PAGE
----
Retail Media, with a narrower focus, digitise traditional in-store product placement practices. In the digital realm, this translates to securing visible and impactful spaces on retailer websites. Not only do these strategic placements benefit brands with increased visibility, but they also offer retailers a lucrative avenue for monetising their digital space. Retail media extends beyond online grocery stores, covering wherever consumers make market purchases, linking ad expenditures directly to digital sales and providing comprehensive reporting. A robust retail media network can encompass on-site, off-site, and in-store advertising, tapping into a wider array of display options including emails, social media, and more.
A key benefit of Retail Media is its operation within a retail ecosystem, making it less dependent on nascent technological requirements such as universal IDs, onboarding offline transactions, and mobile location tracking. Retail Media is essentially an immediate shortcut to Commerce Media. However, a significant limitation is that most Retail Media solutions are walled gardens.
Advanced capabilities from Amazon, such as brand and experiential executions, Amazon Attribution connecting Google/Meta and other media investments to Amazon transactional data, and Amazon Marketing Cloud (AMC) with its ability to import offline transactions and non-Amazon conversions via their Conversion API, are starting to blur the line between Retail Media and Commerce Media.
At Xtrordinate, we believe that traditional ad-tech players will continue to drive technological innovation towards Commerce Media solutions. However, they will be joined by retailers, in their desire to claim more of the lucrative advertising market, who will follow Amazon’s lead and begin pushing to solve off-network marketing/advertising technology solutions like identity and measurement.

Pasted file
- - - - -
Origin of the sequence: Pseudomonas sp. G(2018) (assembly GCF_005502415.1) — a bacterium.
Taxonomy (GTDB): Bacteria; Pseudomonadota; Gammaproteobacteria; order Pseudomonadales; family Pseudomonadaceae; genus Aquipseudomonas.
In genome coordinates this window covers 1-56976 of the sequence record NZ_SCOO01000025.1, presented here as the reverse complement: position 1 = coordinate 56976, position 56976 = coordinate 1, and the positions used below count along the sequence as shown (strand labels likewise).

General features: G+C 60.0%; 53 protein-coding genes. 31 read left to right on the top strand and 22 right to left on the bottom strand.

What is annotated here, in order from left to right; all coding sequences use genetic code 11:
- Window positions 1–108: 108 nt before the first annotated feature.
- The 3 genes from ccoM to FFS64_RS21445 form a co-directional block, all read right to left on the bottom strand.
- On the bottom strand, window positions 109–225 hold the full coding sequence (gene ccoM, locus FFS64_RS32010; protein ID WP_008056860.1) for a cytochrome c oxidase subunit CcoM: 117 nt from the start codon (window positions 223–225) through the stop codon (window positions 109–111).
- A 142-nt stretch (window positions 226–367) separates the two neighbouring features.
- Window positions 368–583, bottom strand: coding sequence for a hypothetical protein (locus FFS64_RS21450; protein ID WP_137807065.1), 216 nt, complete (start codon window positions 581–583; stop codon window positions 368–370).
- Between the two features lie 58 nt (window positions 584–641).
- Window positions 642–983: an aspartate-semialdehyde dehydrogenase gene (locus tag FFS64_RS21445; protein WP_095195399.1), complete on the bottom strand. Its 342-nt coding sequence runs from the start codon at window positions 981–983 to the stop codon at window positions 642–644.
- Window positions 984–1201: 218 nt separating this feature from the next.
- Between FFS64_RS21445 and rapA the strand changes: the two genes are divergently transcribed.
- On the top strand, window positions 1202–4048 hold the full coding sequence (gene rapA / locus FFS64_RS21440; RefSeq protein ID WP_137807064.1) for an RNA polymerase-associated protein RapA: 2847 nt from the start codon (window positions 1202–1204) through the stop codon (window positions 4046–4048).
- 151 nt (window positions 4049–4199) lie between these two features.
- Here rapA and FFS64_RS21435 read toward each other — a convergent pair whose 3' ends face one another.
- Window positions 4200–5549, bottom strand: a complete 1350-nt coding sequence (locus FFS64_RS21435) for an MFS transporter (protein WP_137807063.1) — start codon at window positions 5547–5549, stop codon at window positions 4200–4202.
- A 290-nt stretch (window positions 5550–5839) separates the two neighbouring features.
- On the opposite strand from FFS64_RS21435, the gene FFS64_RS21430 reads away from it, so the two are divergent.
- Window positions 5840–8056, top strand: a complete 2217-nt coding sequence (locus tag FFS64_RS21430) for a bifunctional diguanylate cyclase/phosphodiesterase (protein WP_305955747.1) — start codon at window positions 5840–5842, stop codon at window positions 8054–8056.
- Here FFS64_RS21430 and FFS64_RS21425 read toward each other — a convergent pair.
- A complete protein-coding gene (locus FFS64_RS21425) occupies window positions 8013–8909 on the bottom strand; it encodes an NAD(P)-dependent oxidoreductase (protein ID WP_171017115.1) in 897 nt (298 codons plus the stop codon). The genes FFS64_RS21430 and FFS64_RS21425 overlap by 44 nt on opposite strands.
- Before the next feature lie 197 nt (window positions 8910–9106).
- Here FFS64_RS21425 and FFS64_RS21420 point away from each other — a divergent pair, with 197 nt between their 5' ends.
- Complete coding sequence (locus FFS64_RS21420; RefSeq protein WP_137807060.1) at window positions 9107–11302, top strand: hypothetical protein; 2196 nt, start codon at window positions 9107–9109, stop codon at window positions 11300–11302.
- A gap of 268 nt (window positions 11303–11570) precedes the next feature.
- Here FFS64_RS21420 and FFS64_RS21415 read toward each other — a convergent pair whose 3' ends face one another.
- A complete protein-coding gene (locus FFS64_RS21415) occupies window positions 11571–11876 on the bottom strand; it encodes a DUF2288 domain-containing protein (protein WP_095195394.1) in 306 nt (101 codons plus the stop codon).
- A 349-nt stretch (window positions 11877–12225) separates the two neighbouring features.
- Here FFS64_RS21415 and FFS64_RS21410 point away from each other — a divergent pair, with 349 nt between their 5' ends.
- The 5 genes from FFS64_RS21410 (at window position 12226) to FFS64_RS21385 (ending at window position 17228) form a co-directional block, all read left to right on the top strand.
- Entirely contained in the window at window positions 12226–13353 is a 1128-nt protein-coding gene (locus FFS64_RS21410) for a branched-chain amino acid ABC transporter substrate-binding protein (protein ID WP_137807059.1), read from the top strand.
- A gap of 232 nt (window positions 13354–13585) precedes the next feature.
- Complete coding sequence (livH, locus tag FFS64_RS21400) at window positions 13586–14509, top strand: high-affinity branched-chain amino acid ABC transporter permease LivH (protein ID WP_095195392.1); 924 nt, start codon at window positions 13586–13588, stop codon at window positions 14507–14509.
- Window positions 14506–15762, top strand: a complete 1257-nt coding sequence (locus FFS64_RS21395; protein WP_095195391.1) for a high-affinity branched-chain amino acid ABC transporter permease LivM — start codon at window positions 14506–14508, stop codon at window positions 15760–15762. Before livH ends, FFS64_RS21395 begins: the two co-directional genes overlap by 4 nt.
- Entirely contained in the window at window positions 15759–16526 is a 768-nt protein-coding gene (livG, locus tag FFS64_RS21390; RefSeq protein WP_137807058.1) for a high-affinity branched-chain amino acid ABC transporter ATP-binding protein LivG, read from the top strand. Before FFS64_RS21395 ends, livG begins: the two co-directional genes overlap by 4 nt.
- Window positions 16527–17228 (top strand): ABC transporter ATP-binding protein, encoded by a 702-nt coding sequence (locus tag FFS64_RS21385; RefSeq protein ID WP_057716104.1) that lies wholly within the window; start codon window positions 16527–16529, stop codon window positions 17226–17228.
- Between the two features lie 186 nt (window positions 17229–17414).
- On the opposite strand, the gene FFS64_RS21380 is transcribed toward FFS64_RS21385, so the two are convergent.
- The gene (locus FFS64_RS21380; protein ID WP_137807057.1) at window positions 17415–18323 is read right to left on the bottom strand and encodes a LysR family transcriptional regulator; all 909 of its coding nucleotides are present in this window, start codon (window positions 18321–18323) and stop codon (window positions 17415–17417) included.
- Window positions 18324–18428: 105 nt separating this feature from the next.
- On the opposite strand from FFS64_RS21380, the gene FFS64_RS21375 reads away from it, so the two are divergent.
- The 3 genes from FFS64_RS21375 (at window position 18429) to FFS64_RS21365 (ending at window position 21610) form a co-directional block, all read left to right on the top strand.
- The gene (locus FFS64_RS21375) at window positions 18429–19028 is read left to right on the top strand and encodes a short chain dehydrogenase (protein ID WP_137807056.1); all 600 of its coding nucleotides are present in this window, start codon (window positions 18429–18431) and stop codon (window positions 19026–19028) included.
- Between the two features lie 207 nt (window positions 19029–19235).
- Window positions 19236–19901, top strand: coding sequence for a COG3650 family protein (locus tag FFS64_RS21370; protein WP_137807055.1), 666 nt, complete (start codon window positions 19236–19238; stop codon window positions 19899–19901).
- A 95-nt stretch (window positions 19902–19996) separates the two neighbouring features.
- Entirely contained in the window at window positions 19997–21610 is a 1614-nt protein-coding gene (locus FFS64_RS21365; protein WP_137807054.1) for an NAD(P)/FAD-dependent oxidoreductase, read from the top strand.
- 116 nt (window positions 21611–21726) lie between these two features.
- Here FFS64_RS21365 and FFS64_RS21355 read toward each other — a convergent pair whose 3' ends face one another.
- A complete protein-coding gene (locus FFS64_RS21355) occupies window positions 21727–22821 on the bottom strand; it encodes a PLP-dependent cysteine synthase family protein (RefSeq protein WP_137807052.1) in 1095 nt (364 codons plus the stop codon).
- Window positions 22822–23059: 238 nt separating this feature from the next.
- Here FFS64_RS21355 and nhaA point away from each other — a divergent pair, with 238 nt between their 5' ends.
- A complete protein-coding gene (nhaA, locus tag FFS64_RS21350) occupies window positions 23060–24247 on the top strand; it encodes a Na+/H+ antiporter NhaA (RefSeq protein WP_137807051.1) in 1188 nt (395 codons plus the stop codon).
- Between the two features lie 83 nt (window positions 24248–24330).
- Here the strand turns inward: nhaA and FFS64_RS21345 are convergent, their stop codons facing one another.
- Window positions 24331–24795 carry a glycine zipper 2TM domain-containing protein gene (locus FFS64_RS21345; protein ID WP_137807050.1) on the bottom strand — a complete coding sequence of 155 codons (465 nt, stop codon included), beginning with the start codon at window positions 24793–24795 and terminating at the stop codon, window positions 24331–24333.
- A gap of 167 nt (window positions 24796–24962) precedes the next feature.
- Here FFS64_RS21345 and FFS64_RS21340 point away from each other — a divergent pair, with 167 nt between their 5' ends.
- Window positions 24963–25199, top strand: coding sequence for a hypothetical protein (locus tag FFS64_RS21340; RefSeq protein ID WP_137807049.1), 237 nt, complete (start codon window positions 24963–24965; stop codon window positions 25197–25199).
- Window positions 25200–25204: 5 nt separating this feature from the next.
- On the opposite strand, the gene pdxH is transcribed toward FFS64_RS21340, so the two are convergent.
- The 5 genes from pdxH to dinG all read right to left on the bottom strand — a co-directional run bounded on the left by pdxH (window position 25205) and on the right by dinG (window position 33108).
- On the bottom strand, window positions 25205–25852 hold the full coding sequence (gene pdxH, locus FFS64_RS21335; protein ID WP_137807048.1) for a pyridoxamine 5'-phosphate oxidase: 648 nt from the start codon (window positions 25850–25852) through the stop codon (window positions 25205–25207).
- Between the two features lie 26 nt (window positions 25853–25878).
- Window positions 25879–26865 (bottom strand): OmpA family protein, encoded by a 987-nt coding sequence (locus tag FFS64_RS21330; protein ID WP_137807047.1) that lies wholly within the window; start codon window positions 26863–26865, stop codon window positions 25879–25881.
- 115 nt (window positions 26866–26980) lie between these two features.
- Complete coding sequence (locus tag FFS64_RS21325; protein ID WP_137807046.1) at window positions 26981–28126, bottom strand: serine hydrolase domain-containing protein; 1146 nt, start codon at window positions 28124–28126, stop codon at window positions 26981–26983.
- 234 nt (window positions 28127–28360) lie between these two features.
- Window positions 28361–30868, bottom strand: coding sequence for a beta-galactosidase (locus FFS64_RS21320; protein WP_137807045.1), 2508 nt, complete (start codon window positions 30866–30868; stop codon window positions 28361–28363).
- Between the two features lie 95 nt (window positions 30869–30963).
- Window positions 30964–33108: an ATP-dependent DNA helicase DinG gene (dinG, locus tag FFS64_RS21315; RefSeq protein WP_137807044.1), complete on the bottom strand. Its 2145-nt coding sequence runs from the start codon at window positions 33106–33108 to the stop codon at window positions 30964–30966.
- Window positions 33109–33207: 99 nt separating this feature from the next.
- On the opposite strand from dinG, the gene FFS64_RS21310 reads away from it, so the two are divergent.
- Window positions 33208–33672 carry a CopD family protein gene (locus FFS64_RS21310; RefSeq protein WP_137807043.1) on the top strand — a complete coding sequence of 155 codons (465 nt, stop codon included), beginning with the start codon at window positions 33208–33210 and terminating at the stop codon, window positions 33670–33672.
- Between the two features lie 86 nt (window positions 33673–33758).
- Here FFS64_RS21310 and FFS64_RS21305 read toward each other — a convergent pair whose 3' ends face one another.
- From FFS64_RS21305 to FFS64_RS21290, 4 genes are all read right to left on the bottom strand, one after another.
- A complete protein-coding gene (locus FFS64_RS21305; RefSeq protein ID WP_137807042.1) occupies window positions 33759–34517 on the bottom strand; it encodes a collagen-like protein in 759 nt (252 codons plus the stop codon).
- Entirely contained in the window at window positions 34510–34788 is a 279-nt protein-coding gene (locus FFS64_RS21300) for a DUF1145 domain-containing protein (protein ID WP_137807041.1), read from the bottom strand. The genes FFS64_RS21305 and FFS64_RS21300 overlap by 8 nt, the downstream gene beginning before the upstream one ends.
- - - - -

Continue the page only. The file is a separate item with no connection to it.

Why Commerce Media is the Future: The Commerce Media Ecosystem is an intricate network where marketers, media owners, and consumers symbiotically interact. Marketers, encompassing brands, retailers, and agencies, form the demand side, aiming to activate campaigns that accompany the consumer from discovery to purchase. They use commerce data and AI for precise targeting and enhanced campaign efficiency, gradually moving towards first-party data-based advertising solutions as reliance on third-party cookies diminishes. This shift is crucial as the majority of global e-commerce takes place outside the walled gardens of major online platforms, highlighting the need for open internet commerce media solutions.
On the supply side, media owners, including publishers and retailers, seek to monetise their advertising inventory. They require tools to manage and monetise first-party data, capture more advertising spend, and maintain control over content and data access. This need arises from the growing demand for privacy-safe, consent-based data collection and management.
Consumers, the central pillar of this ecosystem, are driving the shift towards greater privacy and control over their data. They seek relevant advertising experiences while retaining the choice to opt in or out, emphasising the importance of consent and value exchange in the use of their data.
This ecosystem strives to create a self-sustaining environment where marketers achieve measurable results, media owners generate ad revenue to develop diverse content, and consumers enjoy richer experiences from trusted sources. Essentially, a balanced commerce media ecosystem promises to thrive and evolve, adapting to the needs of each player within it.